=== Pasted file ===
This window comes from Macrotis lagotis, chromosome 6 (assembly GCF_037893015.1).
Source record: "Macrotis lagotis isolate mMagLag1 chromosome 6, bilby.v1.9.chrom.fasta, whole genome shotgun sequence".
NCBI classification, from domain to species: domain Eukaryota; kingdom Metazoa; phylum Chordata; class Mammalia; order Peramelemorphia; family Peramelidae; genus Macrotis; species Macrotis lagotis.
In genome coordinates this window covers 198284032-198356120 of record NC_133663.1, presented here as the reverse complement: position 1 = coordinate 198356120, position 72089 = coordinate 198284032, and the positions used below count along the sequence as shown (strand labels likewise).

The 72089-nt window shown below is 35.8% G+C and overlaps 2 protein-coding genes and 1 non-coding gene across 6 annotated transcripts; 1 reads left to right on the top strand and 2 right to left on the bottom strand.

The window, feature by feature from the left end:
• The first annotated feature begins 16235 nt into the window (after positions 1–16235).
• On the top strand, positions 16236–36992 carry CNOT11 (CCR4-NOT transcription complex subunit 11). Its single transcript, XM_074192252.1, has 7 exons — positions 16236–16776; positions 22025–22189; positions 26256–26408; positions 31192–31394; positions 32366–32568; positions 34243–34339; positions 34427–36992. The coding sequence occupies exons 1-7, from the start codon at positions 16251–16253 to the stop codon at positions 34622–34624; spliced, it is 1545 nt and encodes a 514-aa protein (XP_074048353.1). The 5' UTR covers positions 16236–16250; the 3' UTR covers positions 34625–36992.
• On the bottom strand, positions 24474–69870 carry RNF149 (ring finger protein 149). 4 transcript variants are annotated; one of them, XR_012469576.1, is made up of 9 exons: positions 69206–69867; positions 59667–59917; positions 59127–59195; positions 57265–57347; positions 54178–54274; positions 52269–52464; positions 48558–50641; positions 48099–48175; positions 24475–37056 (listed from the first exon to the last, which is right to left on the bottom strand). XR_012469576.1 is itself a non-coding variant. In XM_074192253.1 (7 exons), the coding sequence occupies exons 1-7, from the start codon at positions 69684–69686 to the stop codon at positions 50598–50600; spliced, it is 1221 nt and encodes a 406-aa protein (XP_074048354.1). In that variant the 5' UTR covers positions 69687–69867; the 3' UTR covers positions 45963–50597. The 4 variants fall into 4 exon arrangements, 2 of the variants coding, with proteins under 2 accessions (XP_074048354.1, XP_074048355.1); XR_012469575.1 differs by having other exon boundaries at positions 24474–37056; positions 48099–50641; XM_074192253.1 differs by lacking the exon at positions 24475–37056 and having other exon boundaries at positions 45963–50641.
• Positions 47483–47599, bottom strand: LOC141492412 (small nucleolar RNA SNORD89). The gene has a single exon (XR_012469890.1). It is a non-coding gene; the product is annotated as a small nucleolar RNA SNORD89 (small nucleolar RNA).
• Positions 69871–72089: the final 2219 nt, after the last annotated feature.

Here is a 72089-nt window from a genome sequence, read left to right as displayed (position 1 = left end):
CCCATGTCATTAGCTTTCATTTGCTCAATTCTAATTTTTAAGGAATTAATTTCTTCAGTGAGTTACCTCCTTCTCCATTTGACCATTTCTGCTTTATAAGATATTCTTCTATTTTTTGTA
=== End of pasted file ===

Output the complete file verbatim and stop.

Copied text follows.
This window comes from Macrotis lagotis, chromosome 6 (assembly GCF_037893015.1).
Source record: "Macrotis lagotis isolate mMagLag1 chromosome 6, bilby.v1.9.chrom.fasta, whole genome shotgun sequence".
NCBI classification, from domain to species: domain Eukaryota; kingdom Metazoa; phylum Chordata; class Mammalia; order Peramelemorphia; family Peramelidae; genus Macrotis; species Macrotis lagotis.
In genome coordinates this window covers 198284032-198356120 of record NC_133663.1, presented here as the reverse complement: position 1 = coordinate 198356120, position 72089 = coordinate 198284032, and the positions used below count along the sequence as shown (strand labels likewise).

The 72089-nt window shown below is 35.8% G+C and overlaps 2 protein-coding genes and 1 non-coding gene across 6 annotated transcripts; 1 reads left to right on the top strand and 2 right to left on the bottom strand.

The window, feature by feature from the left end:
• The first annotated feature begins 16235 nt into the window (after positions 1–16235).
• On the top strand, positions 16236–36992 carry CNOT11 (CCR4-NOT transcription complex subunit 11). Its single transcript, XM_074192252.1, has 7 exons — positions 16236–16776; positions 22025–22189; positions 26256–26408; positions 31192–31394; positions 32366–32568; positions 34243–34339; positions 34427–36992. The coding sequence occupies exons 1-7, from the start codon at positions 16251–16253 to the stop codon at positions 34622–34624; spliced, it is 1545 nt and encodes a 514-aa protein (XP_074048353.1). The 5' UTR covers positions 16236–16250; the 3' UTR covers positions 34625–36992.
• On the bottom strand, positions 24474–69870 carry RNF149 (ring finger protein 149). 4 transcript variants are annotated; one of them, XR_012469576.1, is made up of 9 exons: positions 69206–69867; positions 59667–59917; positions 59127–59195; positions 57265–57347; positions 54178–54274; positions 52269–52464; positions 48558–50641; positions 48099–48175; positions 24475–37056 (listed from the first exon to the last, which is right to left on the bottom strand). XR_012469576.1 is itself a non-coding variant. In XM_074192253.1 (7 exons), the coding sequence occupies exons 1-7, from the start codon at positions 69684–69686 to the stop codon at positions 50598–50600; spliced, it is 1221 nt and encodes a 406-aa protein (XP_074048354.1). In that variant the 5' UTR covers positions 69687–69867; the 3' UTR covers positions 45963–50597. The 4 variants fall into 4 exon arrangements, 2 of the variants coding, with proteins under 2 accessions (XP_074048354.1, XP_074048355.1); XR_012469575.1 differs by having other exon boundaries at positions 24474–37056; positions 48099–50641; XM_074192253.1 differs by lacking the exon at positions 24475–37056 and having other exon boundaries at positions 45963–50641.
• Positions 47483–47599, bottom strand: LOC141492412 (small nucleolar RNA SNORD89). The gene has a single exon (XR_012469890.1). It is a non-coding gene; the product is annotated as a small nucleolar RNA SNORD89 (small nucleolar RNA).
• Positions 69871–72089: the final 2219 nt, after the last annotated feature.

Here is a 72089-nt window from a genome sequence, read left to right as displayed (position 1 = left end):
CCCATGTCATTAGCTTTCATTTGCTCAATTCTAATTTTTAAGGAATTAATTTCTTCAGTGAGTTACCTCCTTCTCCATTTGACCATTTCTGCTTTATAAGATATTCTTCTATTTTTTGTA